While some people might immediately claim that the Ohio Democratic Party is cybersquatting on this domain name, I would like to point out that there isn’t necessarily any evidence of bad faith in this registration – unlike many others who intend to profit from selling the domain name. Should the Ohio Dems decide to post an anti McCain/Ridge website, their rights to free speech would probably be protected under the US Constitution’s First Amendment, although I am not an attorney.
At the moment, the only entity profiting from the registration is Godaddy who is monetizing the name – presumably unbenounced to the registrant. IMO, the real legal question is this: if the Ohio Democrats utilize their First Amendment rights and they attempt to solicit contributions on the site, would this be considered a bad faith registration, as they are profiting off of a famous name/brand?
I think this is more of a John Berryhill question!

McCainRidge.net Whois Record
McCainRidge.net Whois Record

Just Asking for a UDRP from the NBA

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With the NBA set to announce the name of the newly relocated Oklahoma City basketball team, rumors have been circulating that the team will be named the Thunder. The rumors seem to stem from the registration of OKCThunderBasketball.com as a reason for this, although OKCBarons.com seems to be owned by a law firm in Oklahoma City.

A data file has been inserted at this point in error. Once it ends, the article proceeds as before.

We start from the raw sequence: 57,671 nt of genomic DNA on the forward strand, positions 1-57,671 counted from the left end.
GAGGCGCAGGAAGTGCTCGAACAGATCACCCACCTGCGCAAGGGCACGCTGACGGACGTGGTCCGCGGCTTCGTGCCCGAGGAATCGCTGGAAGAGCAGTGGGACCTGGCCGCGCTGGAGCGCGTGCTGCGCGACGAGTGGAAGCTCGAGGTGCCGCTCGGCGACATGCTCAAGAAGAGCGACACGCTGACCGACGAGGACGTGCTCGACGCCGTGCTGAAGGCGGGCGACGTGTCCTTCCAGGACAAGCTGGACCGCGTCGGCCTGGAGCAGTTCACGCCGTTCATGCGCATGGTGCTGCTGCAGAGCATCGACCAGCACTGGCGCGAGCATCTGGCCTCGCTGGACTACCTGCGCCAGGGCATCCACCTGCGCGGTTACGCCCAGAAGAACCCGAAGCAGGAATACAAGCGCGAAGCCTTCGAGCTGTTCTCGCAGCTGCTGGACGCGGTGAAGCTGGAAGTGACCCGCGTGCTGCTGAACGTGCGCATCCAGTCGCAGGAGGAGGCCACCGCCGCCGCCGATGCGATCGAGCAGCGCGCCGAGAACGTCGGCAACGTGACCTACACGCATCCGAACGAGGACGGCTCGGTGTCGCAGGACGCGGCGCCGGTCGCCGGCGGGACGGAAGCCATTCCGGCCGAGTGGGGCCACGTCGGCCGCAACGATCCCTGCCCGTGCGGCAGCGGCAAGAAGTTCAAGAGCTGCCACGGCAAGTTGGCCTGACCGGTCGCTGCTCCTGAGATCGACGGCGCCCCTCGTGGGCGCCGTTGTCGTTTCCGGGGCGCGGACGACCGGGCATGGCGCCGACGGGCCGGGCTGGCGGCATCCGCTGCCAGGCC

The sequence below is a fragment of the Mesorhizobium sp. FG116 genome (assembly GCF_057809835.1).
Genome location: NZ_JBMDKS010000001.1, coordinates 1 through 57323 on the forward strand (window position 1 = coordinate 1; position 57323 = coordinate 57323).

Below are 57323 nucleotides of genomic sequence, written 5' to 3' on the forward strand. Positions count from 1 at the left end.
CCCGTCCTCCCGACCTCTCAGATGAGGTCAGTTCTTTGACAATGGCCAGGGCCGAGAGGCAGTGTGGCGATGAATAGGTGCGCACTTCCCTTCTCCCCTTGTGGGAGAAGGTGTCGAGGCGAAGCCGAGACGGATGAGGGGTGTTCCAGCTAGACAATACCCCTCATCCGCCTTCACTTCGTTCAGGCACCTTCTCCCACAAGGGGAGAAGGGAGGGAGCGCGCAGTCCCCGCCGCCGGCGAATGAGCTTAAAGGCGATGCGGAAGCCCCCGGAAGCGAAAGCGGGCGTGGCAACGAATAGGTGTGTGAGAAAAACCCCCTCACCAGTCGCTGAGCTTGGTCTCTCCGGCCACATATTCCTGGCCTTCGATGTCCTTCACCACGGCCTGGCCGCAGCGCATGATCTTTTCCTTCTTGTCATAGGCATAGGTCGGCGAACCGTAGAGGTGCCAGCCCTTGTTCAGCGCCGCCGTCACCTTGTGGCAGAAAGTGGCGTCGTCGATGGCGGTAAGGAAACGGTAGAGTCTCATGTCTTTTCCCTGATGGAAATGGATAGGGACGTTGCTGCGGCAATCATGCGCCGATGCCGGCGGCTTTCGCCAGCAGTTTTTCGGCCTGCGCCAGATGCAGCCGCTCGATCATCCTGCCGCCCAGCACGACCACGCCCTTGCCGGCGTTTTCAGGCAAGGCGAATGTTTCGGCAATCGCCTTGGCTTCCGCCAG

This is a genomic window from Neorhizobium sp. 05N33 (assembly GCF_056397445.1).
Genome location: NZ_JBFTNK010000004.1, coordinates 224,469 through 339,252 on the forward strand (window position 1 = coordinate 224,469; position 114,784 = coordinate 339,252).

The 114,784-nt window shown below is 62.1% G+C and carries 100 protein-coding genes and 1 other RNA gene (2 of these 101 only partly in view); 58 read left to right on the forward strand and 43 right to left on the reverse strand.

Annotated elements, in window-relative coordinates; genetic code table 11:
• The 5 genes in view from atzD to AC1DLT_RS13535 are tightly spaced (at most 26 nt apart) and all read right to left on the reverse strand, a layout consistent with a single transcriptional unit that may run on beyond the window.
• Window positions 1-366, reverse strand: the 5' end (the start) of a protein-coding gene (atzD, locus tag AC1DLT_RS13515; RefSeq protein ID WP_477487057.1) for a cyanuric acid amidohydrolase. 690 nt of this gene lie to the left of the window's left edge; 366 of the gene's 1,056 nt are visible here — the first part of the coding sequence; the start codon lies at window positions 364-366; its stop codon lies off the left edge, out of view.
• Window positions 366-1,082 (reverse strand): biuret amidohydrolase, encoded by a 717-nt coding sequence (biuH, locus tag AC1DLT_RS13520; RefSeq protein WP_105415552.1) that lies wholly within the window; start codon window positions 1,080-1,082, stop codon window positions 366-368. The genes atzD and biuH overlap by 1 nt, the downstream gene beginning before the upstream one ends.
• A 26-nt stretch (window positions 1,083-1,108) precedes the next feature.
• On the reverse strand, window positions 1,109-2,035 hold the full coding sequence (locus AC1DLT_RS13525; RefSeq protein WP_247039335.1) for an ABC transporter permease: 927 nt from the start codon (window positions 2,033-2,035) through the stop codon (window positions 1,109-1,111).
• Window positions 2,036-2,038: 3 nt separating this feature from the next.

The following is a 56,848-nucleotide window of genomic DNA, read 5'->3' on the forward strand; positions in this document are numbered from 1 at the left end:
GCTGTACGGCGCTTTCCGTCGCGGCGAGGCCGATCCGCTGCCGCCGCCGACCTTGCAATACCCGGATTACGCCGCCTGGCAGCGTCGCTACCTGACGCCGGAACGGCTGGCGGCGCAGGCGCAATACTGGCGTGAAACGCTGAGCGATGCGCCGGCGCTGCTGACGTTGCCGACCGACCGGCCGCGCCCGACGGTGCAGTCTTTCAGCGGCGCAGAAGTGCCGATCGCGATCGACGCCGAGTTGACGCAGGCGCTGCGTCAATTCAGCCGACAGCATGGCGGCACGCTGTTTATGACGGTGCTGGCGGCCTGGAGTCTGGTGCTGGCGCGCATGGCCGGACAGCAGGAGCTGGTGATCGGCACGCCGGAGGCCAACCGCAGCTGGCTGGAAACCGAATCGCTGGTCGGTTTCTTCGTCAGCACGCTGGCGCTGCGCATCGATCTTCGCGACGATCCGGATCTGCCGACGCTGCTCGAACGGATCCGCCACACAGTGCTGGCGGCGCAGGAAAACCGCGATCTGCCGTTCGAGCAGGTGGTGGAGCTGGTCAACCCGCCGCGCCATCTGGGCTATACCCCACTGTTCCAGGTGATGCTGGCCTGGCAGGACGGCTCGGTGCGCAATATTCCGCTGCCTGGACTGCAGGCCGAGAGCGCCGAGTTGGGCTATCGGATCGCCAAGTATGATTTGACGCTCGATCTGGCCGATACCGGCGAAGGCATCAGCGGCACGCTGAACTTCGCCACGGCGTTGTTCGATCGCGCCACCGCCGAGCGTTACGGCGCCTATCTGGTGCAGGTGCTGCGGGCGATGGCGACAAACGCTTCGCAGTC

Nonetheless, I must point out something that would seem to be asking for a UDRP. Out of curiosity, I searched for the Whois on ThunderBasketball.com, as this would seem to be a better domain name to own. The name has been registered since 2005, which would indicate the owner didn’t register the name in bad faith or to capitalize on a professional basketball team called the Thunder. Perhaps the owner’s son played for an AAU or local team called the Thunder.
However, I believe he is making a huge mistake that will surely cost him his domain name if the Oklahoma City team is renamed the Oklahoma City Thunder. The owner currently has a statement on the site: “Thunderbasketball.com For Sale… To the highest bidder. Make an offer at info@thunderbasketball.com”
While this certainly doesn’t show the owner intended to profit off of an NBA franchise, a UDRP panel could and probably would interpret it that way. If this isn’t damaging enough, he has an Adsense block advertising “OKC Basketball Tickets,”Sonics Fans – Hoops” and “Supersonics Ringtones.” The NBA is aware of the UDRP process, and is currently 3-1 in UDRP decisions.
There is always a fine balance between trying to sell a domain name that has become sensitive (for whatever reason) and not putting yourself at risk. It would be likely that the NBA and other fans/speculators would contact the owner in an attempt to purchase the domain name whether the owner had the statement up there or not. Putting a for sale sign up at this time is putting the domain name at serious risk.